Stage two doldrums begin to act themselves out in the form of verbal expression. This often is manifested by grumbling, crankiness, or a fallen countenance. “Why does the preacher talk to so long”, “I wish people would stop asking so many questions in class”, “That song leading was atrocious”, “I am so tired of hearing children cry during services”, “Where is the excitement?”, etc. Grumbling is something we probably all have done and something none of us should do (Phil. 2:14, I Pet. 4:9). Grumbling and crankiness walk hand in hand. Preachers are an obvious example of how to deal with disappointment. I have seen men pour their hearts into study and presenting a biblical thought, just to have someone tell them they said “um” 14 times during a 45 minute lesson. Most preachers have learned to smile, embrace the criticism, and move forward. The temptation to grumble about how they just wasted a week of effort stands at the ready. Yet, preachers are not the only ones facing such dilemmas. Put yourself into the position of helping out with the yearly VBS program. You work hard to make certain every aspect is covered. Turnout is low and most of the members never showed up. This is where not only grumbling and crankiness can sneak in, but also a fallen countenance. Remember Cain in Gen. 4:4-7. He experienced disappointment. He was cranky and his countenance was fallen (his behaviors were demonstrated his feelings), certainly due to his own actions. The Lord gave him caution so that he would not sin further. Cain did not listen to the Lord and fell further into sin. We must be on guard continually so that our stage one feelings don’t grow into stage two (I Pet. 5:8).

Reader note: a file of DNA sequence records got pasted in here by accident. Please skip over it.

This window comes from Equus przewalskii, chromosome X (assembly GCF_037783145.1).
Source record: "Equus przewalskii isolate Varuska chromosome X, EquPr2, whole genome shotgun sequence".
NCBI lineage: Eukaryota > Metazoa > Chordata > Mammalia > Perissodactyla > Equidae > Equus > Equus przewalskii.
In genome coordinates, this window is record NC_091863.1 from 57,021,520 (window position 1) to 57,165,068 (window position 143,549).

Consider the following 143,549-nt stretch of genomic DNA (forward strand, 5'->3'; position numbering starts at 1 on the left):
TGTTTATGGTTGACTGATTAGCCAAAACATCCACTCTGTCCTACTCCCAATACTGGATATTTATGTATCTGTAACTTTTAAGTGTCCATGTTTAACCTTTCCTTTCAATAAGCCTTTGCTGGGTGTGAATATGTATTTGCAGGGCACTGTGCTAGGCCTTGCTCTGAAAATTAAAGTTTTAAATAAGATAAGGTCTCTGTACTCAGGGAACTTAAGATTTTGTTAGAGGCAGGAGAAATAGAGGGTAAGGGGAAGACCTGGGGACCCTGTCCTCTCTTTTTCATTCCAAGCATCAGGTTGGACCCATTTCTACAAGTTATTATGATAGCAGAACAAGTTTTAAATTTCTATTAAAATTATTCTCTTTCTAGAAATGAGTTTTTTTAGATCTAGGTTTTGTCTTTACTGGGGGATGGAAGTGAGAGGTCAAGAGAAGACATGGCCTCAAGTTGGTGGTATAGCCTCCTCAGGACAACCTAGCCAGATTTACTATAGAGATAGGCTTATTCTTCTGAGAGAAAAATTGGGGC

Stage three doldrums are certain to be destructive to others. Its manifestations may include gossip, divisiveness, and unfaithful participation. It is so easy to express oneself to others about all the problems of the members of the Church. Gossip is a cancer (2 Cor. 12:20, I Tim. 5:13). “Joe sure needs to tell his wife to talk less”, “Don’t they act all high and mighty”, “Did you see what she was wearing”. If you have a problem with someone’s behaviors take it to them (Mt. 18:16). If you are afraid, seek the help of the elders, but don’t share your gossip with others. Frustrations can lead to behavior that is going to divide the church one against another. What was once a small item grows into an issue of colossal proportion (Gal. 5:13-15). Have you ever talked about how sick and tired you are and that only made you more sick and tired? When we begin to grumble, then to share our discontentment with others, it often only makes us more unsatisfied or it gives us a sick sense of brief contentment. Eventually, we start cutting our attendance, because every time we attend worship we feel miserable. This was not the intention of attendance put forth in Heb. 10:25.

The final stage of the doldrums is ultimately leaving the Church. 2 Tim. 4:3 expresses the desire of individuals to have religion served up their way. If it isn’t they hit the road. They are off to greener pastures with folks who “really love the Lord”. They are tired of dealing with “hypocrites”. There are Christians out there who have “joy” in their hearts. Of course, this is often tied to some statement about “legalism”, but from here I digress. It is a shame to see any brother or sister stray from the church it should be our utmost desire and effort to bring them back (see parable of lost sheep and lost coin in Lk. 15).

We can see from this discussion that the doldrums can ultimately lead to the corruption of a good brother and sister at many levels.

How is it though that an individual should respond to spiritual stomach cramps? How can the doldrums be avoided? At the core of most spiritual stomach cramps is forgetting or misunderstanding the purpose of the Church and man. This leads me to the central verse in regard to this topic. That is, Mat. 5:6, “Blessed are they that hunger and thirst after righteousness: for they shall be filled.”